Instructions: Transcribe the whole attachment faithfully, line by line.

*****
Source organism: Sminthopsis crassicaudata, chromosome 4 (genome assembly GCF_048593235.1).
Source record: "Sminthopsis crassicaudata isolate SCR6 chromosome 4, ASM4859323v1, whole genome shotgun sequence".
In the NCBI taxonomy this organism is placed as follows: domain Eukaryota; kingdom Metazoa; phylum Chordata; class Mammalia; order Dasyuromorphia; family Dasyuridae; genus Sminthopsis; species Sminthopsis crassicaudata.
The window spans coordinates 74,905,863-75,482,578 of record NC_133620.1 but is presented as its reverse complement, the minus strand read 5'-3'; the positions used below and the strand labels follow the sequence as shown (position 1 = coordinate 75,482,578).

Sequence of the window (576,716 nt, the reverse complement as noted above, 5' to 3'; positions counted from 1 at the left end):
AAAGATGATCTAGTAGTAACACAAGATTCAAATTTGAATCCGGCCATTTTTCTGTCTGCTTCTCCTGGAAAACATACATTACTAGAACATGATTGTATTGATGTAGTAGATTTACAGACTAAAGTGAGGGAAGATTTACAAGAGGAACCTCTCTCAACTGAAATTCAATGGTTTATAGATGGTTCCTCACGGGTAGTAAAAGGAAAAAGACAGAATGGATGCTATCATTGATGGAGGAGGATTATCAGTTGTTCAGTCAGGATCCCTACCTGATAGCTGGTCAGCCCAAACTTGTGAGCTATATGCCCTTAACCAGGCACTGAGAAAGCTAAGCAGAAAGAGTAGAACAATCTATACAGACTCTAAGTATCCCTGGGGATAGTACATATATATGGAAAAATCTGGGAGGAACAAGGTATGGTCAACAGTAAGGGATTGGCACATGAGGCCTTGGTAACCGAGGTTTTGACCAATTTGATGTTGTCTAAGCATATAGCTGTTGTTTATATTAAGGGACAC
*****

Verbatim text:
Source organism: Sminthopsis crassicaudata, chromosome 4 (genome assembly GCF_048593235.1).
Source record: "Sminthopsis crassicaudata isolate SCR6 chromosome 4, ASM4859323v1, whole genome shotgun sequence".
In the NCBI taxonomy this organism is placed as follows: domain Eukaryota; kingdom Metazoa; phylum Chordata; class Mammalia; order Dasyuromorphia; family Dasyuridae; genus Sminthopsis; species Sminthopsis crassicaudata.
The window spans coordinates 74,905,863-75,482,578 of record NC_133620.1 but is presented as its reverse complement, the minus strand read 5'-3'; the positions used below and the strand labels follow the sequence as shown (position 1 = coordinate 75,482,578).

Sequence of the window (576,716 nt, the reverse complement as noted above, 5' to 3'; positions counted from 1 at the left end):
AAAGATGATCTAGTAGTAACACAAGATTCAAATTTGAATCCGGCCATTTTTCTGTCTGCTTCTCCTGGAAAACATACATTACTAGAACATGATTGTATTGATGTAGTAGATTTACAGACTAAAGTGAGGGAAGATTTACAAGAGGAACCTCTCTCAACTGAAATTCAATGGTTTATAGATGGTTCCTCACGGGTAGTAAAAGGAAAAAGACAGAATGGATGCTATCATTGATGGAGGAGGATTATCAGTTGTTCAGTCAGGATCCCTACCTGATAGCTGGTCAGCCCAAACTTGTGAGCTATATGCCCTTAACCAGGCACTGAGAAAGCTAAGCAGAAAGAGTAGAACAATCTATACAGACTCTAAGTATCCCTGGGGATAGTACATATATATGGAAAAATCTGGGAGGAACAAGGTATGGTCAACAGTAAGGGATTGGCACATGAGGCCTTGGTAACCGAGGTTTTGACCAATTTGATGTTGTCTAAGCATATAGCTGTTGTTTATATTAAGGGACAC